Midsize Company of the Year Platinum winner Clearway Energy Group focuses on wind, utility-scale solar, and community solar. The company participates in every stage of the project lifecycle – origination, development, construction, project finance and commercial operations ─and has assets in 25 states and a large project development pipeline.
The organization prides itself for its dedicated, razor-sharp team that brings that same enthusiasm to work every day. Ray Long, Senior Vice President of External Affairs comments, “One of the best things about Clearway is its people. We’ve managed to assemble a growing team of individuals who – regardless of where they sit in the organization – bring passion and energy to their work. We’re proud that our people and our company play a role in our county’s clean energy story. Our job is to help tell that story.”
There are several issues at the local, state, and federal levels keeping Clearway’s policy team busy. Just one aspect of that work is shaping how the market evolves to accommodate the increasing penetration of utility-scale and distributed clean energy. Market evolution takes many forms, including wholesale market changes governed by the Federal Energy Regulatory Commission and implemented by Regional Transmission Organizations (RTOs), the grid operators, as well as state-regulated distribution systems, which are administered by utilities. Focusing on both cross-jurisdictional and local issues creates value by lowering costs, improving reliability, and enhancing resiliency in the era of climate-related weather events.
While there is an ever-present litany of issues and challenges, such as tariffs on solar and wind components, shrinking tax credits, land-use limitations, and permitting and interconnection hurdles, these challenges continue to be overcome by strong demand for renewables. That support was on full display this year at a public hearing for a new wind farm, where one of the many local proponents of the project attended wearing a “yes in my back yard” (YIMBY) shirt.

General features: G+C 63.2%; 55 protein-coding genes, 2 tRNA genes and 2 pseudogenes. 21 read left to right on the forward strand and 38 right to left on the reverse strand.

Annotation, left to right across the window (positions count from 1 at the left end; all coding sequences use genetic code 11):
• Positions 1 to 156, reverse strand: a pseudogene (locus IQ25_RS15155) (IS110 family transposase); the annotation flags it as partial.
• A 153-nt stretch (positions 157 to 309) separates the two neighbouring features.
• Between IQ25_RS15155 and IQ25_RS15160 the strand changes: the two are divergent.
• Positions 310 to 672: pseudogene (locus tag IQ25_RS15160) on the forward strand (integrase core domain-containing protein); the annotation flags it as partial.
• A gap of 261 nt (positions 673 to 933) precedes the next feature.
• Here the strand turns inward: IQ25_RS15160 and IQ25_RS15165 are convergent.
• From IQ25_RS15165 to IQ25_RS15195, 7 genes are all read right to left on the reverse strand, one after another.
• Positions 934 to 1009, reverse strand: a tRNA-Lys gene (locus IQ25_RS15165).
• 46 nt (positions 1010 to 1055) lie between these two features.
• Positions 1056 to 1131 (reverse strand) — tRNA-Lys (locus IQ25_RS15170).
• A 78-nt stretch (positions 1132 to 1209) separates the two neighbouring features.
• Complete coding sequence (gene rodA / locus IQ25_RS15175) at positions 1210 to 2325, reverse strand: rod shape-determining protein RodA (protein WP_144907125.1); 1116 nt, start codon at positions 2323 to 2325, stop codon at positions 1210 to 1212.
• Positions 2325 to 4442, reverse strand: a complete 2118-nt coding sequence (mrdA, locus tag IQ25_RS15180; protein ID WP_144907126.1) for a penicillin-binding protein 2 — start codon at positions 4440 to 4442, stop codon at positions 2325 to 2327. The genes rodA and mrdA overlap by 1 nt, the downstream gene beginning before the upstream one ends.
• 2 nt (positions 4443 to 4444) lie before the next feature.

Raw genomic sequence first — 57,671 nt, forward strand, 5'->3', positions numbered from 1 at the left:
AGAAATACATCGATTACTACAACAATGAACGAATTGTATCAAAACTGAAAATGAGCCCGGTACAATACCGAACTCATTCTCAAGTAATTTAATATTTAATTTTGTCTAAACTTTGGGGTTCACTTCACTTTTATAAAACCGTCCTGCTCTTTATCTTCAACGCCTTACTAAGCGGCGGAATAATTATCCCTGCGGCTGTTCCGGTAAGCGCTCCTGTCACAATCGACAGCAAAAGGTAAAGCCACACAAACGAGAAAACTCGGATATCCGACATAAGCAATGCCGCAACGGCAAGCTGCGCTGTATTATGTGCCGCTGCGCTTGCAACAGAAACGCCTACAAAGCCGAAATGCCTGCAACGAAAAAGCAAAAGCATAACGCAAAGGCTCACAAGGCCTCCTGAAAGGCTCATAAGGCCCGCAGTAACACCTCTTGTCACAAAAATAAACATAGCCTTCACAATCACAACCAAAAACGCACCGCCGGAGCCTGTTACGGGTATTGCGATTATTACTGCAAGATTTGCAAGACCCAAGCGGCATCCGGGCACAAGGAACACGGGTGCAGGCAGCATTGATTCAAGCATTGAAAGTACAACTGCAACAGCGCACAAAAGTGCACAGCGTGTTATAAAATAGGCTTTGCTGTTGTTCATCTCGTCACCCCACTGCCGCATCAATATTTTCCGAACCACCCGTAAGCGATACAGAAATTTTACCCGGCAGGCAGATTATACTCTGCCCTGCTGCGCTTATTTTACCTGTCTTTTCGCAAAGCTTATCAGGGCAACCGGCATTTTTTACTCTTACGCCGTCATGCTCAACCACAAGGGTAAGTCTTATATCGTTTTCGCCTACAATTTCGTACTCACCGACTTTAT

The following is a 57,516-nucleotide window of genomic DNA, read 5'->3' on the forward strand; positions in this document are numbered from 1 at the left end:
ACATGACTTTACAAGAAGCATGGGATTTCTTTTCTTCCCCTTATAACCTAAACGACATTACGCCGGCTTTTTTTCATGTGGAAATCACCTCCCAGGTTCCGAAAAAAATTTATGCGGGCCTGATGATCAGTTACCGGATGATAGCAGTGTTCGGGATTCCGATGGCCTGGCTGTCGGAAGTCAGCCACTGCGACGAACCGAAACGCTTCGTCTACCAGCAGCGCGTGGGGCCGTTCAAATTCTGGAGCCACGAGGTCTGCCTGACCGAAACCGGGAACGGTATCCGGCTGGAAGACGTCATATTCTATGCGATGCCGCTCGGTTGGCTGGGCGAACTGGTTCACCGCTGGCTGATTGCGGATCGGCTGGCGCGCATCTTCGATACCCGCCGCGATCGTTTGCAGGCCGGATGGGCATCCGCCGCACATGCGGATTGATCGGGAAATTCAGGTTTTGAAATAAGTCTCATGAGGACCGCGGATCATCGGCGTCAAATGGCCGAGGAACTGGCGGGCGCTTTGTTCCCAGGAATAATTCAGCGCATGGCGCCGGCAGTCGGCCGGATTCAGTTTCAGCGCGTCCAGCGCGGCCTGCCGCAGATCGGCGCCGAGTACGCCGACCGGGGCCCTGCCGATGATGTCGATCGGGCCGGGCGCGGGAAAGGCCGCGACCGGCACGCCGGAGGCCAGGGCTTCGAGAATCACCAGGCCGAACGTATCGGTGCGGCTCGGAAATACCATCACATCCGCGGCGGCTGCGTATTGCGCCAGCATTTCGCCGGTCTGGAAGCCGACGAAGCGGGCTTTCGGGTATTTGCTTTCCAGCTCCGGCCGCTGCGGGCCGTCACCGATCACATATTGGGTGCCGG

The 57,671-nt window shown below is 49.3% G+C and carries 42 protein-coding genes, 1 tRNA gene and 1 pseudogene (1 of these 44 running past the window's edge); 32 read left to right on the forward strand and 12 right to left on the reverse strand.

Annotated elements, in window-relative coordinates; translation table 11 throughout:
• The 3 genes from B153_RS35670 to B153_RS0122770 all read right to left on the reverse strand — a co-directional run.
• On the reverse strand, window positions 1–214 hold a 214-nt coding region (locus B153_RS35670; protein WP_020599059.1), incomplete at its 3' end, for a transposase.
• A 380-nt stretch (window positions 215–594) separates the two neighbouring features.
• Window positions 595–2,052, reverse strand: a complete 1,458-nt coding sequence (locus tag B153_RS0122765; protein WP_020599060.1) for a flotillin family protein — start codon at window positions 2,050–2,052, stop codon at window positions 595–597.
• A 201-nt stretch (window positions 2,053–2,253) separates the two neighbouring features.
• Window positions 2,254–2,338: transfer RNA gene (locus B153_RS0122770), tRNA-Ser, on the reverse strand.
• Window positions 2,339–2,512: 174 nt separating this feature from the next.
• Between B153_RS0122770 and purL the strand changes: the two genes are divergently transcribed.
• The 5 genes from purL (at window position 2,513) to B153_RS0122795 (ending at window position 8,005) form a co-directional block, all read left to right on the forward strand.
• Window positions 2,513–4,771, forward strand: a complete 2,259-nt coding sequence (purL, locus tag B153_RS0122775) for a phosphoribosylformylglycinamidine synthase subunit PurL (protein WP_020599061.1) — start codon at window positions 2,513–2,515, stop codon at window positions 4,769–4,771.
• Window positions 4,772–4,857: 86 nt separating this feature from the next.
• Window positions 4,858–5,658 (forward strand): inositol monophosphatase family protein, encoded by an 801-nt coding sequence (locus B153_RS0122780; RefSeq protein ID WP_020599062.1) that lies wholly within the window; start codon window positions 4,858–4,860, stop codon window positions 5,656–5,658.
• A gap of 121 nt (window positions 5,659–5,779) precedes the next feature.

Clearway Energy Group is a member of all three of the major clean energy trade associations: AWEA, ESA, and SEIA. And while tax credits for renewables has been the top priority for many years, trade and tariffs have emerged as the second priority at the national level.
Making Progress, Though There’s Still Work to be Done
Hawaii was the first state to set a 100% Renewable Portfolio Standard (RPS). Now nine states have either an executive order or legislative mandates to get to 100% clean energy. But getting to 60% renewable energy penetration in the United States by 2030 will require a significant uptick in deployment of solar, wind, and storage, as well as efforts to modernize the electric grid’s aging infrastructure. It will also require removing barriers that encumber clean energy development.
“While we celebrate states and cities setting their sights on 100 percent clean energy, we need to really focus on how we get it done,” says Long. “For us, that means both steel in the ground and the enabling the best regulatory and legislative frameworks to create a level playing field and make it happen. That also means creating a trade environment where American companies aren’t forced to pay more for building or buying clean energy.”
Clearway is increasingly focused on pairing storage with solar to address some of the grid challenges with renewable’s intermittency. For future projects and those in development in both California and Hawaii, just about all the company’s solar projects will include storage, and it owns community solar+ storage projects nearing completion in Massachusetts. “There’s an economic component that all of our customers want, but also a consistent need going forward,” says Long. “Storage is an elegant and increasingly economic solution to the intermittency of renewables.”
Clearway sees public policy as having a major impact on the growth of renewables. Says Long, “There’s a balance that needs to be struck between business objectives, environment regulations, and the communities that those regulations are designed to help and protect. We are here to strike that balance in a way that delivers a reliable, resilient, and cost-effective clean energy future.”